MIDTOWN MANHATTAN — The packaging looks like candy, with names such as Sour Patch, Frooty and PB and Jam. But no matter how appealing to lure young people, the Centers for Disease Control — and now New York State — are urging everyone to stop vaping until they figure out why some people are coming down with serious breathing issues.
“People should not be using vaping products period,” Governor Andrew Cuomo said at a news conference at the Labor Day Parade. “Which is what the CDC is saying. There is an investigation ongoing."
In New York State alone, they were 34 cases of severe unexplained respiratory illnesses, many involving vitamin E acetate.
Across the country, officials have identified 380 possible cases in 33 states, including as many as five deaths.
No single vaping devices, liquid or ingredient has been tied to all the illnesses.
But many of those hospitalized had been vaping THC, the chemical that gives marijuana its high.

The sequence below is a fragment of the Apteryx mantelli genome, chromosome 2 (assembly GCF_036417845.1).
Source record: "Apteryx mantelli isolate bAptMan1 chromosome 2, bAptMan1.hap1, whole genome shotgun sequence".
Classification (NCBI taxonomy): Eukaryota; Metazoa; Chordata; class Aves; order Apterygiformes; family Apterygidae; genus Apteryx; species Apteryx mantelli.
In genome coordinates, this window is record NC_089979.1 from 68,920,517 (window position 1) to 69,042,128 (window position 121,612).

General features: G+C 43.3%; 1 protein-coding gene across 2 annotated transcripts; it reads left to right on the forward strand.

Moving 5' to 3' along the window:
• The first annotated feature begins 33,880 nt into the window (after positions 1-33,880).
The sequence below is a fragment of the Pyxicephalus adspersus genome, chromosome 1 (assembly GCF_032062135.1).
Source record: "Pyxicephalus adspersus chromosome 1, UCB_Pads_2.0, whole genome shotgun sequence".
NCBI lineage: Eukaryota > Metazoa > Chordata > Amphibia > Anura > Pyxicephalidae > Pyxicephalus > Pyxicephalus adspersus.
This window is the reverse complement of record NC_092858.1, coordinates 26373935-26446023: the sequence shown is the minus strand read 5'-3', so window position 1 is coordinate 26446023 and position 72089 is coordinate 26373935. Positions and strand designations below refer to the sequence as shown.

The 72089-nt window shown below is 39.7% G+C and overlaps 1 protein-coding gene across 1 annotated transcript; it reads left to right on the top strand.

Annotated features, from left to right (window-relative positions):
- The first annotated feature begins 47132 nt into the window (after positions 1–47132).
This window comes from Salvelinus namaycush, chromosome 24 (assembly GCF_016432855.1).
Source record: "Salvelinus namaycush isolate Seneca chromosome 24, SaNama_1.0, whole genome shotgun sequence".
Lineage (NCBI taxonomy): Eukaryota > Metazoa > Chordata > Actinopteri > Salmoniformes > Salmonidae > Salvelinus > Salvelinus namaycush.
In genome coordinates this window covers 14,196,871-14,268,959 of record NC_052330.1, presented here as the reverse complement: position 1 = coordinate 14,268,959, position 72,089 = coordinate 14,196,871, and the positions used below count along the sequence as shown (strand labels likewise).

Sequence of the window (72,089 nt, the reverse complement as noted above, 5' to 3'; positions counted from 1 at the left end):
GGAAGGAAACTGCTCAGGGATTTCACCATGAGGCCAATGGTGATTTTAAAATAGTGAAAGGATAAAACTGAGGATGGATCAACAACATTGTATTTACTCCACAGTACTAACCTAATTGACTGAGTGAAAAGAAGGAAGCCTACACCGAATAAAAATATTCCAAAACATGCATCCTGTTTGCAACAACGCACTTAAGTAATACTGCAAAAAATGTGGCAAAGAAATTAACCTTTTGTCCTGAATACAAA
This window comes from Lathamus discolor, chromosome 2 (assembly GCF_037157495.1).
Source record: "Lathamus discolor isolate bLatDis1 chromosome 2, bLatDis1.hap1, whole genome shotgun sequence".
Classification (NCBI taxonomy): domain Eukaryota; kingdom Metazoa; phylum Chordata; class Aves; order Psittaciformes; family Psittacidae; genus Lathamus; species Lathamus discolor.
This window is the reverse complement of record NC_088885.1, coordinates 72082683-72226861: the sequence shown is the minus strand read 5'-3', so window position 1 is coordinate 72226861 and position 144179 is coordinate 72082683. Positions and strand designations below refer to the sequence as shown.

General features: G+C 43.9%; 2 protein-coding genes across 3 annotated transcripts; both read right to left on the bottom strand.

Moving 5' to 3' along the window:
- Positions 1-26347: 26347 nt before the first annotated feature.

And vaping is particularly attractive to those too young to legally buy cigarettes.
“40 percent of high school seniors say they vape, so parents should be aware,” Brad Hutton, a spokesman for the New York State Department of Health told PIX11 News in a Skype interview.
Outside a Midtown bar and smoke shop, many said they'd never vaped, but others said they’ll keep on doing it.
“It’s terrifying because we never really knew what was was in there, those e-cigarettes,” said Daria Popov, a former smoke and not a vaper.
But Andy Adams, a confirmed vaper from Philadelphia, said “people should be allowed to make an informed decision, this is America.”
Editor's Note: Health officials on Sept. 12 said that 380 confirmed cases and probable cases have been reported in 36 states and one U.S. territory. That marks a decrease from the 450 initially cited when officials were also including "possible" cases. This post has been edited to reflect the updated number.